When 7-year-old Malia Rillamas first spotted the bird, she pointed it out to her dad Jonathan. The family, from Haleiwa, pulled off the country road on O‘ahu’s north shore on the afternoon of Jan. 15, 2017 to see if they could help. A short time later Brian Smith of Wahiawa also pulled over. Together the trio watched as the pueo (Hawaiian short-eared owl), hopped across the road and ultimately into a deep roadside ditch. They discussed what to do and who to call and eventually called 9-1-1 which put them in touch with the DLNR Division of Conservation and Resources Enforcement (DOCARE).
DOCARE Enforcement Chief Robert Farrell said, “When these folks contacted us we dispatched Officer Brent Murphy. There was a lapse of several hours between the time Jonathan, Brian, and Malia first encountered the pueo and Officer Murphy’s arrival. Yet, rather than just driving away, they kept watch over this native rare bird (listed as endangered on O‘ahu), and did their best to keep it calm and safe.” Ultimately they helped Officer Murphy extract the bird from the ditch and put it into a plastic crate. Officer Murphy then drove it to Aloha Animal Hospital. It’s one of just a few veterinary clinics on the island with a permit to care for endangered or threatened species. Chief Farrell continued, “We can’t protect our natural and cultural resources without the engagement of all of Hawai‘i’s residents and visitors. Our officers can’t be everywhere all the time and we deeply appreciate when folks get involved to the extent they did with this hurt pueo.”
Dr. Douglas Chang is the veterinarian at Aloha Animal Hospital. For several decades, he and his team have provided care for endemic, endangered and threatened species to Hawaii. As for the condition of the pueo currently under their care, Dr. Chang said, “Radiographs revealed fractured bones in the elbow. Our hope is this pueo will survive and regain full capability to survive back in the wild.” In the event that doesn’t happen, staff from the DLNR Division of Forestry and Wildlife (DOFAW) have been in contact with several licensed facilities that are interested in accepting the bird.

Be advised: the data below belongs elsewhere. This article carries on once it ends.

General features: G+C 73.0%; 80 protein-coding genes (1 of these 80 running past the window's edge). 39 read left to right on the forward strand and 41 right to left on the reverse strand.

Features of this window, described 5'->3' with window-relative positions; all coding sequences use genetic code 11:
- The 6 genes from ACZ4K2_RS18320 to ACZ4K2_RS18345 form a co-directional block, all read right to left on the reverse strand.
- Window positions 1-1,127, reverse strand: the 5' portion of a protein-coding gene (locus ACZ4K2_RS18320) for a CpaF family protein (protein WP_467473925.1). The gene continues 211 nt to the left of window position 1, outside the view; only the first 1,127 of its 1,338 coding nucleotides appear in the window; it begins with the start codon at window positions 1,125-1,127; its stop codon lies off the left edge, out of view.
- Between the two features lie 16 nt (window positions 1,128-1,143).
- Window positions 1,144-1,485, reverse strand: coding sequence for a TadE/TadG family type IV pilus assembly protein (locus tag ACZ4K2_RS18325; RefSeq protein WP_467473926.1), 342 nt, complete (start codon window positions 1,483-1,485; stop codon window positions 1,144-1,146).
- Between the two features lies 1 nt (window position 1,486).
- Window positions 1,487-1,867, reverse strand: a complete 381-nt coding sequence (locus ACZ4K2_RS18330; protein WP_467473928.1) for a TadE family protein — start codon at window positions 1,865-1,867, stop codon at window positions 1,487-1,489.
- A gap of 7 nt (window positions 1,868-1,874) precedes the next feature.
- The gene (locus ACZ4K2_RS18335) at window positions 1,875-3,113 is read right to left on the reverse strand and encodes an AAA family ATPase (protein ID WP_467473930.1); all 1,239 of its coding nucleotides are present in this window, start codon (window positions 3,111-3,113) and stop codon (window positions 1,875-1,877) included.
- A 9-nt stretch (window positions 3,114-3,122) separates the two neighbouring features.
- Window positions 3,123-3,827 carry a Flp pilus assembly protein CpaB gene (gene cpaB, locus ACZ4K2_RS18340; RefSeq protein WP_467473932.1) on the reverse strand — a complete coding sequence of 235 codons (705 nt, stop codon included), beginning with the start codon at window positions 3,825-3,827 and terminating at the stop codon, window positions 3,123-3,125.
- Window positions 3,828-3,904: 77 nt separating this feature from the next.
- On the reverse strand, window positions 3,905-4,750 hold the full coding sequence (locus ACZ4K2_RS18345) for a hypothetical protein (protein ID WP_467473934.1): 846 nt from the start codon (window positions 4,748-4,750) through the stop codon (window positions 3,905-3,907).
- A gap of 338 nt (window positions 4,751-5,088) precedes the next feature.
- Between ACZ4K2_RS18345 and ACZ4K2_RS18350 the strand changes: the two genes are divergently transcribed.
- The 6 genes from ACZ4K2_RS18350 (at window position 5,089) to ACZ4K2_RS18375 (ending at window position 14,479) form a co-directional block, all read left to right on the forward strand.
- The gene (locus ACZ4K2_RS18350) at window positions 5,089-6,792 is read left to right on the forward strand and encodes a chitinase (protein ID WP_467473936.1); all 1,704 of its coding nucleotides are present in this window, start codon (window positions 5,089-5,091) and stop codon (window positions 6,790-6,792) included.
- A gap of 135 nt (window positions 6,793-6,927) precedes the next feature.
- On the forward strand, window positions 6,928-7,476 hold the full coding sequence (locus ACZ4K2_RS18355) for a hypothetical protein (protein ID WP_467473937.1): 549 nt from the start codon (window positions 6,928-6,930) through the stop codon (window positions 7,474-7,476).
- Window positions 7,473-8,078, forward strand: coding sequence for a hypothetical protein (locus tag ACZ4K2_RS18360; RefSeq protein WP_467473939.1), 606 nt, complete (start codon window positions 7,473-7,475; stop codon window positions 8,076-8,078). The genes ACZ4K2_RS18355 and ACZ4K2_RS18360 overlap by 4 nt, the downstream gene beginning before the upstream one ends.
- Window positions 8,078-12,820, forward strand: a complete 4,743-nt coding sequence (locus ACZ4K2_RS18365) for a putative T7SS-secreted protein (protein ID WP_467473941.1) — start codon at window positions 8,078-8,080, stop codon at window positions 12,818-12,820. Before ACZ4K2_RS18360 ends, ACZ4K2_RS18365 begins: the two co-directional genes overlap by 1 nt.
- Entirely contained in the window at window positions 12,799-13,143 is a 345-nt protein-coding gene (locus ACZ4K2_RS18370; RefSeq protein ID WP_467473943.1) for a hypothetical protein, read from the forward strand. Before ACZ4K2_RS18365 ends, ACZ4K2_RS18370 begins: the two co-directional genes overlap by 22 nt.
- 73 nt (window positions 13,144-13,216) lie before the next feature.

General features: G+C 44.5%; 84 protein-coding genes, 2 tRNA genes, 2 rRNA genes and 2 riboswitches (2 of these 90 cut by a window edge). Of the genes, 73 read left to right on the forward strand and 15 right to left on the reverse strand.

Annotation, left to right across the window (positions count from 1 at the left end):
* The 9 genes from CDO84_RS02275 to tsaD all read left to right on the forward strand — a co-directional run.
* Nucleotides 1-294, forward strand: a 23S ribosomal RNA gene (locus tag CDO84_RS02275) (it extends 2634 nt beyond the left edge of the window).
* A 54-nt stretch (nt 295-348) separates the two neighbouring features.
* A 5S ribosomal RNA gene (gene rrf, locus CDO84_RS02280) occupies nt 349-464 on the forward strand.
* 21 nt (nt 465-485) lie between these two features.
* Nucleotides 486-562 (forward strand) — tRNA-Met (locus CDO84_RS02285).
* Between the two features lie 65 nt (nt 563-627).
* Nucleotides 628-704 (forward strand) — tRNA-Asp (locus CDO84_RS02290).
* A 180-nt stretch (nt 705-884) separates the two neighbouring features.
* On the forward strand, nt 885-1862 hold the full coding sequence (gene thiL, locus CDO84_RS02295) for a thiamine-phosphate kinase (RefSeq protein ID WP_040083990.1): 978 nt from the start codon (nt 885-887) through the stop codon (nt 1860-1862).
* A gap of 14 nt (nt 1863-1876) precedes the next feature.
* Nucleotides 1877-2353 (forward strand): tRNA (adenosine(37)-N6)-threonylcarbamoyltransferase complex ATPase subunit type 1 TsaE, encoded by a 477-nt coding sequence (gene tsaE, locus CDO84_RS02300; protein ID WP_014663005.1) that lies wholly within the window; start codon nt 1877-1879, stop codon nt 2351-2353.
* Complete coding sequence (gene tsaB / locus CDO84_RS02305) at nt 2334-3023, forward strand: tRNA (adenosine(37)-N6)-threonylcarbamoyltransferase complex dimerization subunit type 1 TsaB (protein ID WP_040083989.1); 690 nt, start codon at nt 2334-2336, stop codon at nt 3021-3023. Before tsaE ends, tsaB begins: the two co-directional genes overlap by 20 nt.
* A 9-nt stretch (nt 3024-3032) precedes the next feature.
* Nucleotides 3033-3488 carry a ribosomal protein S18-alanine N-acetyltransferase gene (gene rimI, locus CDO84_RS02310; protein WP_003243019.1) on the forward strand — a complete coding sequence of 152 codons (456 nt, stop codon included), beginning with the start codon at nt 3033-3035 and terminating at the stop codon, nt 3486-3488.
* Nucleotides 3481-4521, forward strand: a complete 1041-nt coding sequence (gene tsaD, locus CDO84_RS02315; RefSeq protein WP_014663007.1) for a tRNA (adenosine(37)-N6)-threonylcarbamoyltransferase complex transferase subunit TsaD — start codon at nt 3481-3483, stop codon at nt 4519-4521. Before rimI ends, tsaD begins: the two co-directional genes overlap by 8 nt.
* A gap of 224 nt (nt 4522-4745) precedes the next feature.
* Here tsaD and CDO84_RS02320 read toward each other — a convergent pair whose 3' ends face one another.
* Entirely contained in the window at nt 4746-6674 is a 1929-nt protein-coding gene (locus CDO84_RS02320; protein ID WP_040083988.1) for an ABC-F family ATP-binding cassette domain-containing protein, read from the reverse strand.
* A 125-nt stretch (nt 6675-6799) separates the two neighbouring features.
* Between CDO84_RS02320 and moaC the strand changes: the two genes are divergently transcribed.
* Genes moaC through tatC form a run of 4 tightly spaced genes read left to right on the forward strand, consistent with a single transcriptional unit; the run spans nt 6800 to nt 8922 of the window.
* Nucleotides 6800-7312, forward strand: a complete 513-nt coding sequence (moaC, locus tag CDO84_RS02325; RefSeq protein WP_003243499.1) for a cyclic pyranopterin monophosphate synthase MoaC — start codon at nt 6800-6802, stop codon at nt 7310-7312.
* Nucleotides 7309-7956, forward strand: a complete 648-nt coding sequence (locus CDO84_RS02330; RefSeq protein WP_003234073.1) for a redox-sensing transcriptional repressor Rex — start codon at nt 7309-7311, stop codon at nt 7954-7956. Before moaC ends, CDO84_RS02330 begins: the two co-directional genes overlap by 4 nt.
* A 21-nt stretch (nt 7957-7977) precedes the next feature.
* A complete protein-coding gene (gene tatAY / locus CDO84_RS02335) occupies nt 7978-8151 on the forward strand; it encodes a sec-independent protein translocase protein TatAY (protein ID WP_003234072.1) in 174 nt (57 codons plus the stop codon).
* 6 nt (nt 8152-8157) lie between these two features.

Jonathan Rillimas explains that there was little question that he, his daughter, and Brian would wait with the bird until it could be rescued. He said, “We believe, like many Hawaiians, it’s Hawai‘i culture; it’s an ‘aumakua (family deity). The more that we protect and preserve them and take care of them, they spiritually watch over us.”
At a news conference today, DLNR Chair Suzanne Case presented the Rillimas’, Smith, Dr. Chang & staff with the first DLNR & YOU Citizen Conservationist awards. Case said, “This is our way of recognizing people who go that extra step toward helping us effectively manage and protect Hawai‘i’s precious resources. In the future we hope to single out many of our citizen partners for the roles they play in making Hawai‘i the special place we all cherish; by helping watch over and care for all creatures great and small.”
The recipients of the DLNR & YOU Citizen Conservationist awards receive a framed certificate. DLNR staff across all divisions are now being encouraged to nominate other people for their contributions to the preservation and protection of our resources.